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MOSCOW, March 13 (Itar-Tass) —The law on rallies and demonstrations may be changed: deputies of the Moscow municipal Duma have started working on addendums to it, requesting reports from the city’s services – how the activity in the streets affects the state of the city and whether the mass rallies irritate Muscovites. The document, which the city authorities published on Monday, reads that damage to the city from the mass rallies was of many million roubles. The opposition fears they may be made cover expenses of the work of the police and cleaning companies during protests.
THE NOVYE IZVESTIA writes the Moscow Mayor’s Office claims the rallies of several thousand participants affect the citizens. They affect the every-day rhythm of the city, block the traffic and damage the city infrastructures, the report reads. EMERCOM has suffered the biggest damage. “Unplanned expenses” of the ministry made about 1.8 million roubles.
THE KOMSOMOLSKAYA PRAVDA daily calculated the damage from downtime of vehicles of the Moscow United Energy Company due to blocked streets during rallies in Pushkinskaya, Manezhnaya, Bolotnaya and Lubyanskaya squares made 350,000 roubles. Specialised vehicles of the Moscow Gas maintenance service could move through traffic jams caused by blocked streets at an average speed of only seven kilometres per hour and their arrival delays made about 38 minutes. The damage is 250,000 roubles. Mosvodokanal /water supplies service/ spent extra petrol worth 200,000 roubles, and about 600,000 roubles in additional payments to the staff.
Head of Moscow’s infrastructure complex Petr Birukov reported to Mayor Sergei Sobyanin already on Wednesday that the mass rallies of the opposition For Honest Elections, organised in Moscow since 2011, had been affecting the city a lot, THE KOMMERSANT writes. The documents also reads that the street rallies delay arrival of emergency services, and the city budget has suffered major losses. On Monday morning a high-ranking official of the Mayor’s Office said referring to the report it was time to correct the federal law on rallies, meetings and demonstrations.
Soon after that statement, Deputy Mayor Alexander Gorbenko, supervising approval of street rallies, announced an emergency briefing. Gorbenko said that Birukov’s report is a working document, and the Mayor’s Office “does not have an intention to extinguish the protest activities.” He also assured that all the expenses in the report were not crucial for the city budget, and “everything happening in the public field is priceless,” thus “transferring into kopeks, cubic metres, or tonnes of petrol is a stupid idea.” Then, the official made it clear he supported the street activity of Muscovites: “Without street activities we shall not build a civil, well-formed, stable and democratic state.” However, Gorbenko is sure under the present conditions the law on rallies and demonstrations really has ‘blind spots’ and does not reflect all requirements. The deputy mayor added that the Mayor’s Office does not or has not had plans to change the law.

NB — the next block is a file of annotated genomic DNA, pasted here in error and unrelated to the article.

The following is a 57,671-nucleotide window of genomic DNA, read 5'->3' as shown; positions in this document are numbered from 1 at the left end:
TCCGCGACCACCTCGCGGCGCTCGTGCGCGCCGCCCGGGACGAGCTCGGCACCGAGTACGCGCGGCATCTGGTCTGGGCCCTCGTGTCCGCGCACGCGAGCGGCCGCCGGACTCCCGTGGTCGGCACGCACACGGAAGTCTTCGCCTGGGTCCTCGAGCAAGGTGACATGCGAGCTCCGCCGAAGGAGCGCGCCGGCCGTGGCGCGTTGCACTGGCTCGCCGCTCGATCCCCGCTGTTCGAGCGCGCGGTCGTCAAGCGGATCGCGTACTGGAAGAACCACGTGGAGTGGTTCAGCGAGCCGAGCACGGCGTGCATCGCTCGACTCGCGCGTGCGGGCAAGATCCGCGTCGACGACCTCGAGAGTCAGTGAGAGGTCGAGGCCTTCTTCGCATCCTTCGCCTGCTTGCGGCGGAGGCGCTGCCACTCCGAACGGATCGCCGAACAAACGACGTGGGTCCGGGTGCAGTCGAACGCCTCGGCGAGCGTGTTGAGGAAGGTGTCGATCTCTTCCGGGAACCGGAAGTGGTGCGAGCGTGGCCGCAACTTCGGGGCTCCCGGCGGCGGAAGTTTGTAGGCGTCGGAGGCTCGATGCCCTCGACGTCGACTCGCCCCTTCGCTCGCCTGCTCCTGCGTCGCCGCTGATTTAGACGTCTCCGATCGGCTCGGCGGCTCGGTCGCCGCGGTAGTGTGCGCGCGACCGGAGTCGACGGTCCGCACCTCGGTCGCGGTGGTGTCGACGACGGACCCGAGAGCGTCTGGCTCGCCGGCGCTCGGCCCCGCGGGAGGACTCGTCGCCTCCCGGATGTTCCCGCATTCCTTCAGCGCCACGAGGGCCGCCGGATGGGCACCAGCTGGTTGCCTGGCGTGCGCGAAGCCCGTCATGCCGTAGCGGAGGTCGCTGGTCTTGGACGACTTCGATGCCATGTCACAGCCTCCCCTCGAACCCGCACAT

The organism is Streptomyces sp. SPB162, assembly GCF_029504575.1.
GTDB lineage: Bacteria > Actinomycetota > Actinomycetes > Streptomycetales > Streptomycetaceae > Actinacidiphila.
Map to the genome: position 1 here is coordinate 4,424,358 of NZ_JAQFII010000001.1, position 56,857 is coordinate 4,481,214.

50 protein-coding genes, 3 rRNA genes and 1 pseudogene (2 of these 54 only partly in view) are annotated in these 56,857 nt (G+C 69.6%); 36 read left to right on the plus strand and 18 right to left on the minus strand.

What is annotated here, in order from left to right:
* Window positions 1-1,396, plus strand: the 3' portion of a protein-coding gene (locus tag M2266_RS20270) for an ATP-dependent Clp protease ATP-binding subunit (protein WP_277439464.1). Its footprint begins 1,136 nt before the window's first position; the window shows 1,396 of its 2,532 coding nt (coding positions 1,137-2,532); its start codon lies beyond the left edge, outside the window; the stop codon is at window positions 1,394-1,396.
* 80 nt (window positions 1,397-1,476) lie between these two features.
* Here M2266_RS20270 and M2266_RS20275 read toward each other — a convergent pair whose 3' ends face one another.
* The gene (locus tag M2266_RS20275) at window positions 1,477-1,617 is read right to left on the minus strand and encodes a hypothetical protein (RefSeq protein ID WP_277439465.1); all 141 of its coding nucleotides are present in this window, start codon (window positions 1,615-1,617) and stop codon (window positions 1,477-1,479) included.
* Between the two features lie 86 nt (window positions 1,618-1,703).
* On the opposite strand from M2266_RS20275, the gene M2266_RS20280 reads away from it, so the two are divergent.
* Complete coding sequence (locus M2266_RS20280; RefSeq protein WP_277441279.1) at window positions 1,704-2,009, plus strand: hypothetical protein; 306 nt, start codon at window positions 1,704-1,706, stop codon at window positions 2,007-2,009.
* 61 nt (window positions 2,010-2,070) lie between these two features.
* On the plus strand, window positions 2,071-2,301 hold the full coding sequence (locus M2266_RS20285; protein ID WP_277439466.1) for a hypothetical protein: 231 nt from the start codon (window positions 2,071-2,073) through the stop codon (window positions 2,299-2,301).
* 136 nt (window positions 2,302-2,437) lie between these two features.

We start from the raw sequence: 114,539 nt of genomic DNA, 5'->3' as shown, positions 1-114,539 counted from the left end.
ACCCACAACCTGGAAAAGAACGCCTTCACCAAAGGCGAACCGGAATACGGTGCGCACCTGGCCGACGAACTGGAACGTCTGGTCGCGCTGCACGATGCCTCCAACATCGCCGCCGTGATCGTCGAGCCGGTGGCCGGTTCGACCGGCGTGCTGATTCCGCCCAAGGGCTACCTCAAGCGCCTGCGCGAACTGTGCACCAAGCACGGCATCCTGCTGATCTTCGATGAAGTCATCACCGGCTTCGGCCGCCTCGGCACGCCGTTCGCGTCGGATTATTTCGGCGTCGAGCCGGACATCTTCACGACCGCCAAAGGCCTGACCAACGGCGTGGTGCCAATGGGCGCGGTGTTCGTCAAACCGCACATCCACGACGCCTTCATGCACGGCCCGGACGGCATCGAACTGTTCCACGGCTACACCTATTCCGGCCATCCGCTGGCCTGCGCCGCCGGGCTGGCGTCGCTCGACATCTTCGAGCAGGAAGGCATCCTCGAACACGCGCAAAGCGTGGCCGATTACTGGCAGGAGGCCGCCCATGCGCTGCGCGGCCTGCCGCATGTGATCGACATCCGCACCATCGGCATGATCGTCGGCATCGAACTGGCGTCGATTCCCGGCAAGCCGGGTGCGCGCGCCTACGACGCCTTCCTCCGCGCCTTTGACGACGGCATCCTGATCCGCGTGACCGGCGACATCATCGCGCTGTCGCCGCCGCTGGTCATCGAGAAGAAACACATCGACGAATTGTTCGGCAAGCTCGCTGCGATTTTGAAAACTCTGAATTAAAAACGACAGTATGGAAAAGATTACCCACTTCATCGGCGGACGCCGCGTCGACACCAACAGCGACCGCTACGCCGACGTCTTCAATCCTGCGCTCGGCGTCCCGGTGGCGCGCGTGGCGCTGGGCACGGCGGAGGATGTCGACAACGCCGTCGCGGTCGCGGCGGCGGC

And still, the municipal deputies are ready to start reforming the law. Chariman of the Moscow City Duma Vladimir Platonov told THE KOMMERSANT he had filed an application to the city authorities – “in order to learn problems,” which rallies cause.
The opposition is not happy about the mere fact of such ideas shared by the Mayor’s Office and the city Duma. “I fear they simply want to heap up even more bureaucracy to the law on rallies, which, by the way, contradicts the Constitution, as it introduces permission, not notifying character of rallies’ organisation,” Leader of Yabloko Party Sergei Mitrokhin told the newspaper. A member of the organisation committee of rallies For Honest Elections Yuri Saprykin, in his turn, called the initiative of the Moscow city Duma “short-sighted and doubtful.”
Human rights activists responded to the rumours about addendums to the law in the interests of officials and city services, THE NEZAVISIMAYA GAZETA writes. Co-chairperson of the social council of Honest Election Alexander Brod and a leader of the movement For Human Rights Lev Ponomarev say the right for meetings should not be limited from the practical point of view. “Such rallies are necessary. This should be considered. The best option is to have the power listen to the reasonable criticism and to settle gained problems,” Alexander Brod said acknowledging the rallies cause certain inconveniences for Muscovites and city services.